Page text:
As travellers, we enjoy a great diversity of locations in India, often the very best of it in the entire world and the winter season in India is the icing on the cake.

On one hand you can head north and find yourself in a snow-wonderland, made more interesting by a sub-culture of winter traditions, everyday life and cuisine endemic to the Himalayas.

And on the other you can lay back, open up and relax in the breezy & pleasant coastal south , taking in calm days, trips to the forest and sea food to fill the soul.

What are your options you ask ? Let us take a trip to Kashmir and Goa to find out.

A Winter Trip in Kashmir and What’s Possible

The Himalayan winter is very different from the plains, not just in terms of weather and geography but also in how the people have adapted, the winter culture , food and things to do.

For a local living in Kashmir, its a tough season and everyday life turns out to be rigorous and unpredictable (especially during the peak of winter).

However, for the traveler looking to explore , the region is a wonderful place to experience snow, an alpine winter, majestic snow covered mountains, skiing, sledding , winter treks and a separate cuisine adapted for the cold that is diverse and delicious

a group of people sledding in Kashmir,Gulmarg
A woman being coached on skiing in Kashmir, Gulmarg

Where to begin ?


The summer capital of Kashmir has a lot more to experience than Jammu; and once in Srinagar perhaps the best way to start you trip would be with some piping hot Kahwa (Kashmiri green tea leaves, whole spices, nuts and saffron,expertly brewed), warming you up in your hotel room.

View from hotel room window in Srinagar Dal Lake, Taj Vivanta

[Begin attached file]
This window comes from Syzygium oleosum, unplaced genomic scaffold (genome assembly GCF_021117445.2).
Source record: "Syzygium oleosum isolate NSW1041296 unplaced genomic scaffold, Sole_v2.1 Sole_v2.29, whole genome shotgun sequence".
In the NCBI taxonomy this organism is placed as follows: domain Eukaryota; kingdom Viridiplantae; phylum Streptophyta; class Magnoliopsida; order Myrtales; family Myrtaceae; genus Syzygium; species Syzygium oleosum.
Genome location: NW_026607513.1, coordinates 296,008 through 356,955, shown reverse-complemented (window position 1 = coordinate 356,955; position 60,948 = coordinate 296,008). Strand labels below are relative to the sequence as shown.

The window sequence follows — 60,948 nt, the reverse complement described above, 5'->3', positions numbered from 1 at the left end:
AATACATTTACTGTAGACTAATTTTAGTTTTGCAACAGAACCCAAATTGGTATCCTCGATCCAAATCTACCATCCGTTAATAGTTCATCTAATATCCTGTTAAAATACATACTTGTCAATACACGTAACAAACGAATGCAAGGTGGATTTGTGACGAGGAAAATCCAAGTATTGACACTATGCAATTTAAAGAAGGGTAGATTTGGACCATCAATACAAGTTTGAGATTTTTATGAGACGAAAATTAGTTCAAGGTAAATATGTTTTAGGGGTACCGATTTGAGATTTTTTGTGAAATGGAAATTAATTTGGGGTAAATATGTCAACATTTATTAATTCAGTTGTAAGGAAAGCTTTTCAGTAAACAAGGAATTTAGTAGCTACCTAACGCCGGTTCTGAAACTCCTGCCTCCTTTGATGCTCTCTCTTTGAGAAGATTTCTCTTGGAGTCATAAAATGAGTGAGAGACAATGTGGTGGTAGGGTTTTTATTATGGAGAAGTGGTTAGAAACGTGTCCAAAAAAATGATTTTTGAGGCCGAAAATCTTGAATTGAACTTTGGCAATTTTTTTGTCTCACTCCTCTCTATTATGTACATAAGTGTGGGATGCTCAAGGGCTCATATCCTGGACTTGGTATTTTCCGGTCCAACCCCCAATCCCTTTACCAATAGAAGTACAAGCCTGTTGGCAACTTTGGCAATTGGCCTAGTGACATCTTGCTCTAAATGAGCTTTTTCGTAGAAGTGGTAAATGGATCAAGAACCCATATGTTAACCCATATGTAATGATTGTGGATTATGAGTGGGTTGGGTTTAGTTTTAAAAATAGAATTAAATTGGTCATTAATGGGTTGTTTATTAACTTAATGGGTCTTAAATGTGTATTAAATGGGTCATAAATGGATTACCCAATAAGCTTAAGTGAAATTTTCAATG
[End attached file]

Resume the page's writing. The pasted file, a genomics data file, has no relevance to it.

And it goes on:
From the window you see the landscape draped in snow. And perhaps you already have a traditional Kangri to keep you warm.

A Kangri is an earthen pot woven around with wicker and filled with hot ember, it is the quintessential non electric heater in Kashmir and locals often carry a Kangri under their Pheran (a knee-length cloak) as they go about their day.

Srinagar city covered in snow winter

A walkabout in the old Srinagar city area will take you across a maze of alleys and streets replete with history and heritage, traditional wood architecture and the erstwhile Kahsmiri Pandit neighborhoods.

Old City Srinagar, buildings by a river

In the bazaars, you will find spice shops and artisans making samovars and Kangris, pottery sellers, wicker workers, paper machie artisans, walnut furniture makers and the fragrance of freshly baked bread(s) wafting through the cold winter air..

Kashmir traditional bakery and baker displaying breads

Pay a visit to the beautifully constructed ancient mosques like the Jama Masjid of Nowhatta , the Hazrat Bal shrine, and the Shah Hamdan mosque- the first mosque built in the valley of Srinagar (on the bank of Jhelum river).

A city walkabout and Kashmir lakes.

Take a trip out onto the Dal lake or the lesser known but more pristine Nigeen lake. Covered in a blanket of mist and grey, and contrasted by the colorful Shikaras , wooden houseboats and floating fruit and vegetable markets, the experience is both surreal and beautiful.

Shikara on Dal lake , Srinagar Kashmir


At the heart of any culture is its food and in Kashmir you are spoilt for choice.

For the vegetarians try out dishes like Paneer Chaman, Dum Aloo,Gogji Rajma, Chouk Wangan ,Kashmiri Saag, Nadroo Yakhni (yogurt based Kashmiri curry with lotus stems)


for the meat lovers, try out dishes like Dhaniwal Korma mutton, Rogan Josh, Matschgand (minced meatballs cooked in fiery red sauce), and Gushtaba (minced lamb cooked in tasty yogurt sauce and flavors) and there really is a lot more to discover.